The point is that we can’t dismiss this, saying that this is just some Jew pleading for his own; this is the apostolic man whose proximity to the heart of God and whose knowledge of God are so deep that he is expressing God’s own heart! And if the apostles and the prophets are the foundation of the Church, and if we are built on that foundation, God can reasonably expect that we too should see as Paul sees, cry as Paul cries, take Paul’s apostolic heart for our own, in having as much access to God as Paul himself had!
Please do not think that I am promoting this subject because I am Jewish: I would promote this subject if I were a pygmy! I’m promoting it because this is what God himself has elected. Of all the things he could have chosen to promote his glory in the last days, he chooses the most untoward and difficult things, things that are so contrary to success and makes that his choice. Because the issue of Israel is really a great moral issue; it is a struggle between the opposing powers of darkness and God that reflects two ‘wisdoms’ (Eph. 3:10), two moral ways in conflict. God wants to exhibit something as a demonstration calculated to the powers of the air in that “God has created all things in order that, through the Church, the manifold wisdom”—that is, the moral character of God—”might be demonstrated to the principalities and powers in the heavenly places.” And that this is the eternal purpose of God in Christ Jesus!
Now you, dear saints, in this little nook of a room with the kids crying and the dogs barking and all of that, represent here this morning the nub of the entire matter: Can God succeed in an endeavor of this magnitude to make a demonstration of an eternal kind to his ancient and historic enemies, the principalities and powers of darkness through a band of souls such as we represent? He must succeed through the raw material that he has chosen, for that itself is the mystery, that itself is the wisdom, God taking us off the dung heap and fitting us to sit with princes (Ps. 113:8)!
Which of us has not experienced various trials and troubles, even or especially in struggling to maintain some kind of reasonable spirituality? And yet to us is given this enormous task? And in succeeding in this, we ourselves will be fitted for our own eternal destiny? Now listen, dear saints: there are very few Christians, of even the better kind, who even give a remote consideration to the subject of eternity at all. Everything that is in the world is calculated—by the world and its wisdom—to fix us in time, to wonder if the kettle is on, and have we met this need and that need, and what about our holiday, and this financial need, and what about these personalities, and this and that. Everything is rooted to fix us in time and place and culture, and to rob us of the enormous inspirational tug that would bring us up out of ourselves if we were to embrace the things that pertain somehow to God’s eternal purposes! I’ve been a believer for 31 years now, and it’s been my observation, all over the world, that there’s nothing more dreary than a Christianity that is nominal, shallow and predictable. We would be better off virtually as atheists. In fact, one of your greatest poets, Wordsworth, said he would “rather be a pagan suckled on a creed outworn… looking for a Prometheus rising from the sea” because, “getting and spending we lay waste our powers, little that we find in nature that is ours.” It’s a cry that says we would be better off as vital pagans loving nature and looking for a Prometheus coming out of the sea than to be mundane, ordinary, slack Christians.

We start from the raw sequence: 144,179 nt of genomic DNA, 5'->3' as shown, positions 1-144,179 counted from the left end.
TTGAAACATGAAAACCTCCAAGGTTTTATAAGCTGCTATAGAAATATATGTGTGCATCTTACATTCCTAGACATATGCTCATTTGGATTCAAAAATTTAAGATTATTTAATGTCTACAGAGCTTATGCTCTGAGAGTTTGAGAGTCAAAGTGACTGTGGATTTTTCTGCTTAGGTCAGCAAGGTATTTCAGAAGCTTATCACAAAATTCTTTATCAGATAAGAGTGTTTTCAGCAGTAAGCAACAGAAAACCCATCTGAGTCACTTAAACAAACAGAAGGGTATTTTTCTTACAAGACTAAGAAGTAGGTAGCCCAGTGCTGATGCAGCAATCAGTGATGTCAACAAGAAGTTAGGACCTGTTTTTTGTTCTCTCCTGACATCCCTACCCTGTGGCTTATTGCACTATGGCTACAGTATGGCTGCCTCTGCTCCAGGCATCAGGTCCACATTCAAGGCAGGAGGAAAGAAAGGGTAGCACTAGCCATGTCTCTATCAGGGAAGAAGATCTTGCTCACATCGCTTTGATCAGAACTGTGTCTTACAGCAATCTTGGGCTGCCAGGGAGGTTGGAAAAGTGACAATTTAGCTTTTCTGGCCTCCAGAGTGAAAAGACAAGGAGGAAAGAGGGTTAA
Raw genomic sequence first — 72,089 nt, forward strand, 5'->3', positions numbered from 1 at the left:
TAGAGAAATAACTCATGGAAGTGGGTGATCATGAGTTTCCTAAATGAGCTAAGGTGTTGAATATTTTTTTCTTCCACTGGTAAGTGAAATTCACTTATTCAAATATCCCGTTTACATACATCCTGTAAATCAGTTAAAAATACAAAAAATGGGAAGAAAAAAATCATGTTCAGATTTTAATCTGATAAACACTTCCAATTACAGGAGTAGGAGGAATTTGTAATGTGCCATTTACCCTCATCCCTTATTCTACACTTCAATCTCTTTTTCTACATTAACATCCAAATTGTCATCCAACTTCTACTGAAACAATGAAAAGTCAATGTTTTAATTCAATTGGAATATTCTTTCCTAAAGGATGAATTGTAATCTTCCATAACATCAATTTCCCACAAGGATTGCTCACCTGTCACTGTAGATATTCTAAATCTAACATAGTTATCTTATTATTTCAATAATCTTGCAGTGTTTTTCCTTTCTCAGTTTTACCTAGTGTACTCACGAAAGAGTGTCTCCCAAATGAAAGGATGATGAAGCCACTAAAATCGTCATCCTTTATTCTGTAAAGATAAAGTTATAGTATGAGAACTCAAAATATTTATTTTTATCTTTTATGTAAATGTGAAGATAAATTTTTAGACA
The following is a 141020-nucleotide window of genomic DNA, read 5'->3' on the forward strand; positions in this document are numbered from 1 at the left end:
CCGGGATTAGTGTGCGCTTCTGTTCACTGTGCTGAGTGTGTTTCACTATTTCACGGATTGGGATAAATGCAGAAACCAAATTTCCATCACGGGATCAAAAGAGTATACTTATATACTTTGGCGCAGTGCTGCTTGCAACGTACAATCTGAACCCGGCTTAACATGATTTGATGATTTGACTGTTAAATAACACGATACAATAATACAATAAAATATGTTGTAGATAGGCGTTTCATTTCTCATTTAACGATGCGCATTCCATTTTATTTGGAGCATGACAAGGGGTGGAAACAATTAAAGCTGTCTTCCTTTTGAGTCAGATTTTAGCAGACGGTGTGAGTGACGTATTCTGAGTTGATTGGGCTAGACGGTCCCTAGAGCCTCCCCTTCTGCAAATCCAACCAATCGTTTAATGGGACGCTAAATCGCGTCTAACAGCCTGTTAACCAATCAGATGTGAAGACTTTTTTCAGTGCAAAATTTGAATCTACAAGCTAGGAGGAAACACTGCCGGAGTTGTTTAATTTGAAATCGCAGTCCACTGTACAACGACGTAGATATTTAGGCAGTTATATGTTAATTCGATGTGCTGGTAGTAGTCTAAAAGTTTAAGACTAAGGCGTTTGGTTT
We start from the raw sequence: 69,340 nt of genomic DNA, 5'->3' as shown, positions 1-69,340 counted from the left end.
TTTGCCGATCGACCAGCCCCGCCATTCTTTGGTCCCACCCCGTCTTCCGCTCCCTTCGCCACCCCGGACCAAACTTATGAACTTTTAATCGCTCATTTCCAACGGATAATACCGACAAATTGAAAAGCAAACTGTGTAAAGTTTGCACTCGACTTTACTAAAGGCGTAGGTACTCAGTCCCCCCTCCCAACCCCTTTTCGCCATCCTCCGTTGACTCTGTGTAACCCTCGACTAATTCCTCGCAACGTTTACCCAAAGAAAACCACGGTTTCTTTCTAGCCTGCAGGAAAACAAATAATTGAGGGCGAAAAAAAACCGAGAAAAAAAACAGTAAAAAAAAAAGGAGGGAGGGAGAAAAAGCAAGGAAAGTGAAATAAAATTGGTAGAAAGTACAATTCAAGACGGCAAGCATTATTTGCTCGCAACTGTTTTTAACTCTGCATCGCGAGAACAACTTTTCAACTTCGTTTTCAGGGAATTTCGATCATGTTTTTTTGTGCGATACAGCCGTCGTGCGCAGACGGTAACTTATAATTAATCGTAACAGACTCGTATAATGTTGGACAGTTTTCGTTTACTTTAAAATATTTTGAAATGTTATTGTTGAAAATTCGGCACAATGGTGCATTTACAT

This, unhappily, is a description of too much of the Church. And here is my contention: We must remain in that unhappy condition if we have not glimpsed and taken to our hearts the eternal purposes of God. This is God’s normative intention for his Church, and we do not have it any more than we have been persuaded of His purposes towards Israel, for the issue of Israel is his eternal purpose, is his eternal mystery, is the demonstration of his moral wisdom because it rests upon this principal thing—the willingness of Gentiles to extend themselves on behalf of the Jew! There’s nothing natural about that; it is totally unnatural and unreasonable. We would hardly extend ourselves for our own flesh and blood; why should we extend ourselves for a people who have been a bane to us and an irritant and an object of jealousy and resentment? The willingness to do that, at sacrifice, is the demonstration of the wisdom of God and the ultimate evidence of the triumph of God in Gentiles whom he has taken off the dung heap to make sit with princes! And if they will succeed in that, indeed they will sit with princes, ruling and reigning with him, millennially and eternally, from his throne!